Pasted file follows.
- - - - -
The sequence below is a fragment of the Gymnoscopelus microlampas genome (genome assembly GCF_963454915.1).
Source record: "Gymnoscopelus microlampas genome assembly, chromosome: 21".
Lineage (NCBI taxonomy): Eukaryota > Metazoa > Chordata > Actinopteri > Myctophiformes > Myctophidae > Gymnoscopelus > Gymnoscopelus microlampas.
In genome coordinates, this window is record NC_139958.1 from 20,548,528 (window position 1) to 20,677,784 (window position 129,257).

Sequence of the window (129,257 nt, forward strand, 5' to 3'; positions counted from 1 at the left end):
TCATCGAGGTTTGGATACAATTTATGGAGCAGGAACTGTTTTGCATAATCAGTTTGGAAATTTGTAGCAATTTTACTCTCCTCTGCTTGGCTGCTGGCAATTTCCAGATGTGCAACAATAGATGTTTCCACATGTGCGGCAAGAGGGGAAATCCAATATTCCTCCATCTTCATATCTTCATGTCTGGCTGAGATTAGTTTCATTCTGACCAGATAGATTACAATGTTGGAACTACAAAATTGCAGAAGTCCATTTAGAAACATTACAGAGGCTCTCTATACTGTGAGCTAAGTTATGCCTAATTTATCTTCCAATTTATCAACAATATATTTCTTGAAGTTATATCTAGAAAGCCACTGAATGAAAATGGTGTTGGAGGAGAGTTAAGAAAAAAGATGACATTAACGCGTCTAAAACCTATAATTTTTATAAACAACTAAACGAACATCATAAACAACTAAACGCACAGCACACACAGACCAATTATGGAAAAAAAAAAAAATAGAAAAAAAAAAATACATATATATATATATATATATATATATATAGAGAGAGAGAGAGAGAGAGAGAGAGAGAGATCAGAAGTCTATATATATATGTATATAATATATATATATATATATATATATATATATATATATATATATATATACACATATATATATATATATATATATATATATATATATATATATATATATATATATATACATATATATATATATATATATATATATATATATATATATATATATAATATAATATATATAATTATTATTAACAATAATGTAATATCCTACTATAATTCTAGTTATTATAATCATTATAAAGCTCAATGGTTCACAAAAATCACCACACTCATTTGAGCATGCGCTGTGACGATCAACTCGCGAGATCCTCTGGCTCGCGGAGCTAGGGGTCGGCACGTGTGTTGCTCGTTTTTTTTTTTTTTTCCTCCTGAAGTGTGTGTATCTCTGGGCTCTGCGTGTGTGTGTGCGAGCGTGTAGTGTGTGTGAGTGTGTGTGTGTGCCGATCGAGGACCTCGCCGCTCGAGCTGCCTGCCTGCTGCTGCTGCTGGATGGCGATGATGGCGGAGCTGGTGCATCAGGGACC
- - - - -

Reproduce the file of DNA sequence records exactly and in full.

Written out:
The sequence below is a fragment of the Gymnoscopelus microlampas genome (genome assembly GCF_963454915.1).
Source record: "Gymnoscopelus microlampas genome assembly, chromosome: 21".
Lineage (NCBI taxonomy): Eukaryota > Metazoa > Chordata > Actinopteri > Myctophiformes > Myctophidae > Gymnoscopelus > Gymnoscopelus microlampas.
In genome coordinates, this window is record NC_139958.1 from 20,548,528 (window position 1) to 20,677,784 (window position 129,257).

Sequence of the window (129,257 nt, forward strand, 5' to 3'; positions counted from 1 at the left end):
TCATCGAGGTTTGGATACAATTTATGGAGCAGGAACTGTTTTGCATAATCAGTTTGGAAATTTGTAGCAATTTTACTCTCCTCTGCTTGGCTGCTGGCAATTTCCAGATGTGCAACAATAGATGTTTCCACATGTGCGGCAAGAGGGGAAATCCAATATTCCTCCATCTTCATATCTTCATGTCTGGCTGAGATTAGTTTCATTCTGACCAGATAGATTACAATGTTGGAACTACAAAATTGCAGAAGTCCATTTAGAAACATTACAGAGGCTCTCTATACTGTGAGCTAAGTTATGCCTAATTTATCTTCCAATTTATCAACAATATATTTCTTGAAGTTATATCTAGAAAGCCACTGAATGAAAATGGTGTTGGAGGAGAGTTAAGAAAAAAGATGACATTAACGCGTCTAAAACCTATAATTTTTATAAACAACTAAACGAACATCATAAACAACTAAACGCACAGCACACACAGACCAATTATGGAAAAAAAAAAAAATAGAAAAAAAAAAATACATATATATATATATATATATATATATATAGAGAGAGAGAGAGAGAGAGAGAGAGAGAGATCAGAAGTCTATATATATATGTATATAATATATATATATATATATATATATATATATATATATATATATATATACACATATATATATATATATATATATATATATATATATATATATATATATATATATATACATATATATATATATATATATATATATATATATATATATATATATAATATAATATATATAATTATTATTAACAATAATGTAATATCCTACTATAATTCTAGTTATTATAATCATTATAAAGCTCAATGGTTCACAAAAATCACCACACTCATTTGAGCATGCGCTGTGACGATCAACTCGCGAGATCCTCTGGCTCGCGGAGCTAGGGGTCGGCACGTGTGTTGCTCGTTTTTTTTTTTTTTTCCTCCTGAAGTGTGTGTATCTCTGGGCTCTGCGTGTGTGTGTGCGAGCGTGTAGTGTGTGTGAGTGTGTGTGTGTGCCGATCGAGGACCTCGCCGCTCGAGCTGCCTGCCTGCTGCTGCTGCTGGATGGCGATGATGGCGGAGCTGGTGCATCAGGGACC